PFAS do not stay in the sea, study finds

Many of the toxic per- and polyfluoroalkyl substances (PFAS) that wash into the ocean are re-emitted into the air, new research has found.

A Stockholm University study, published this week in Environmental Science & Technology, suggests that this sea-to-air transport process can lead to an increase in PFAS air pollution and contaminated drinking water in coastal areas.

PFAS are known as ‘forever chemicals’ because they never break down in the environment. There are around 9,000 of them and they are used in a vast range of applications in consumer products and industrial processes.

According to Matthew Salter, a co-author of the study and researcher at Stockholm University’s nvironmental science department, it was previously thought that PFAS would eventually wash off into the oceans “where they would stay to be diluted over the timescale of decades”.

However, the study has revealed a “boomerang effect” in which some PFAS are transported back to shore and then are re-emitted into air with the crashing of waves. These chemicals can be transported long distances and then deposited back onto land, said Salter.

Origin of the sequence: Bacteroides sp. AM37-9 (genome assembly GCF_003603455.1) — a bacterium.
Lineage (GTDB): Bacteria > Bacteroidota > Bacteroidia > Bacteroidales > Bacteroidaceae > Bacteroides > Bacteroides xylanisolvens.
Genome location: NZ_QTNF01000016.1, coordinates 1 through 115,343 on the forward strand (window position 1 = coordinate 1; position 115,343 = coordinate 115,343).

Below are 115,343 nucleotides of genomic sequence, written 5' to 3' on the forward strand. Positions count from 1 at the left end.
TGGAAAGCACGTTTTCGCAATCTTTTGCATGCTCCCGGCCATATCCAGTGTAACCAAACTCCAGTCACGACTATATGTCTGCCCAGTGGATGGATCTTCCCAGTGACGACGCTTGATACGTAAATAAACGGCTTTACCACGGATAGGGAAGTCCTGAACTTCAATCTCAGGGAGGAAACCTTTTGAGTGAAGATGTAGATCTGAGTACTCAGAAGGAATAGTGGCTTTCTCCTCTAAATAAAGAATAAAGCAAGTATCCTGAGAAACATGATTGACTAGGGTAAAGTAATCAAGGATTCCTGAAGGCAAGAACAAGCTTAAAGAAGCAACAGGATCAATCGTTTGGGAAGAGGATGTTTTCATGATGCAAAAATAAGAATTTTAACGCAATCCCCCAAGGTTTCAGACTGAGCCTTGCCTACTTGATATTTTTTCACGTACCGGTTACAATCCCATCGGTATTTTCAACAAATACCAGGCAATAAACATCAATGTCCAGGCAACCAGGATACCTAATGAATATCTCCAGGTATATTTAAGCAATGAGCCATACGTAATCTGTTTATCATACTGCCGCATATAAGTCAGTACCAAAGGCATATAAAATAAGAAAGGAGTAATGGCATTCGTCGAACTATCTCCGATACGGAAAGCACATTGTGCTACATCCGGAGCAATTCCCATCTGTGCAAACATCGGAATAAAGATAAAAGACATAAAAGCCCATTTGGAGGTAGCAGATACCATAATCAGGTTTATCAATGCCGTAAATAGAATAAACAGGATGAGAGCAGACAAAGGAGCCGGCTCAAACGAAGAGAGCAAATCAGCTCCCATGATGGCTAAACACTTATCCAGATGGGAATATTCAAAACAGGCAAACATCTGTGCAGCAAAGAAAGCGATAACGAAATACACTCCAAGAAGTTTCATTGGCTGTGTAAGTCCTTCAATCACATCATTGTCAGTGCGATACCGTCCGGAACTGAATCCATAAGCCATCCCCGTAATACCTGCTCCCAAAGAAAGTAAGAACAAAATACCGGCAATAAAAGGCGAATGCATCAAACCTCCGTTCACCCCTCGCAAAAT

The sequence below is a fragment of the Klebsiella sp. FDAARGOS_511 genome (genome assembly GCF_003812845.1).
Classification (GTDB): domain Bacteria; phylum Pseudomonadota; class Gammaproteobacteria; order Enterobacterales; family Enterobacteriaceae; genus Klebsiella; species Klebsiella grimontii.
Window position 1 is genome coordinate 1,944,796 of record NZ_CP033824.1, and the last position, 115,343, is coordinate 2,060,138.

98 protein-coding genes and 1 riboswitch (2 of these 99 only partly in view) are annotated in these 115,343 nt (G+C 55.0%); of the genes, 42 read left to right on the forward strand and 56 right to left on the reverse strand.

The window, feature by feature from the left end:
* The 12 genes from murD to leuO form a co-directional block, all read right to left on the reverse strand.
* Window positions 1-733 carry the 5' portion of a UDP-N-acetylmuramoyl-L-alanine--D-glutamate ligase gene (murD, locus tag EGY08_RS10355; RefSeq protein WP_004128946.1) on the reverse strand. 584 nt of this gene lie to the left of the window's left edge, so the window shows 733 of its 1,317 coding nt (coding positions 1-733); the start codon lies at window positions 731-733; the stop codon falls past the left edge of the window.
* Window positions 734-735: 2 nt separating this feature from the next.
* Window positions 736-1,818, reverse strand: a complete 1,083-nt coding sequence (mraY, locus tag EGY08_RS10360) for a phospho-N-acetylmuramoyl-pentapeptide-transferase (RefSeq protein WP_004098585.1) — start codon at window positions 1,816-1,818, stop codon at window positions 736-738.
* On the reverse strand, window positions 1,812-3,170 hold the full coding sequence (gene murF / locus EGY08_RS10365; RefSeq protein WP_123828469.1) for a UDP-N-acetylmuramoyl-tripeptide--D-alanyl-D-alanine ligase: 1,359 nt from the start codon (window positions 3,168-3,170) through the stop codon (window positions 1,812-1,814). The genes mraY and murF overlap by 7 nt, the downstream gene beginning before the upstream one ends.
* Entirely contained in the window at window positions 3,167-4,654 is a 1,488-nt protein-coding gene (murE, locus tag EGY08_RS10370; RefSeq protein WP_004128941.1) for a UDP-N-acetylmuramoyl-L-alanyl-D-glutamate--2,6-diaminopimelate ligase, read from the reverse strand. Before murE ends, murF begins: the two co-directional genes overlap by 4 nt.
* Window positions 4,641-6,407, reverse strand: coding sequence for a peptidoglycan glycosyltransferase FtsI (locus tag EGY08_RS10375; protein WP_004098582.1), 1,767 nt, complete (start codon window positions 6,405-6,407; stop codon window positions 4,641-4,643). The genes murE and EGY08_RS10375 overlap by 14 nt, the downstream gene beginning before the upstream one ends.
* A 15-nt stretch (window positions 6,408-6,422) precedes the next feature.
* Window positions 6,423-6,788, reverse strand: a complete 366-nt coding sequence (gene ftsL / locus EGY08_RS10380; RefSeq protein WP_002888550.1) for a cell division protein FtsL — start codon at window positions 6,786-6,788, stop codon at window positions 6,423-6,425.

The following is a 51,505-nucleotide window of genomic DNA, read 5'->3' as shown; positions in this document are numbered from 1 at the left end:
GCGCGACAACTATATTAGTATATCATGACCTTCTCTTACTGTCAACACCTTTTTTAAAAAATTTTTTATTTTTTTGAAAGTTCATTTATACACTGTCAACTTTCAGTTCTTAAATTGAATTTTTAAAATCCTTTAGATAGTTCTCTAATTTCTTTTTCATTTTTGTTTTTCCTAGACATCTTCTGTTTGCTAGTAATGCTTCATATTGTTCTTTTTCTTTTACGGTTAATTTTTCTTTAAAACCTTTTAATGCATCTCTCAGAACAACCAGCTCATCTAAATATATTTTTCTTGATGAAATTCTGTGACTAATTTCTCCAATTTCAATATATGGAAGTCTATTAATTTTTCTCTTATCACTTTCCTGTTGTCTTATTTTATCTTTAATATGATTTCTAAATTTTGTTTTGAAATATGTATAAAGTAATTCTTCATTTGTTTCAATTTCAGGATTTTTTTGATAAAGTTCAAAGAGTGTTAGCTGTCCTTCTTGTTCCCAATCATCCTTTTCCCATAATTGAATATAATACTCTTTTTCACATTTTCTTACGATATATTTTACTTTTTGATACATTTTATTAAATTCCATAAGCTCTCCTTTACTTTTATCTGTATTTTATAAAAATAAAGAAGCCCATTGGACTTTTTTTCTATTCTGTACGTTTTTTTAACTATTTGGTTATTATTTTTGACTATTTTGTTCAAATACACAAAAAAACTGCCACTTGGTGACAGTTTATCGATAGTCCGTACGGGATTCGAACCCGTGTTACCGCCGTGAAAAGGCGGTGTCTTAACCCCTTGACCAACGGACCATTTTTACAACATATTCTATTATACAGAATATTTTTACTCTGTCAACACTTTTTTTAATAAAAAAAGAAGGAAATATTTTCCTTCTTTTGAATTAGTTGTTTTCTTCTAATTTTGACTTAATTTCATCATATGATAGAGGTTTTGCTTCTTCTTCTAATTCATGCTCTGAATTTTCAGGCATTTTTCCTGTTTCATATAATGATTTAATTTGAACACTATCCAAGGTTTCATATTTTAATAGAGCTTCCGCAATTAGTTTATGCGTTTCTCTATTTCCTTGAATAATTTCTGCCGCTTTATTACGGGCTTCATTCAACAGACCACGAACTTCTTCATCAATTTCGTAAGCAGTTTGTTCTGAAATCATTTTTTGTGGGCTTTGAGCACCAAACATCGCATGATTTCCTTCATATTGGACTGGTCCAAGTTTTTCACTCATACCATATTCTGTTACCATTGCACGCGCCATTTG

READ MORE: Revealed: The gaps in DEFRA’s knowledge about toxic PFAS pollution in the UK

PFAS are associated with a wide range of serious health harms, including cancer, learning and behavioral problems in children, infertility and pregnancy complications, increased cholesterol, and immune system problems.

“It is possible that atmospherically deposited PFAS could contaminate coastal drinking water sources for the foreseeable future,” said Professor Ian Cousins, another study co-author.

“Our study gives a new dimension to the meaning of the term forever chemicals. Even the PFAS we thought would be lost to the sea boomerang back for us to be exposed all over again.”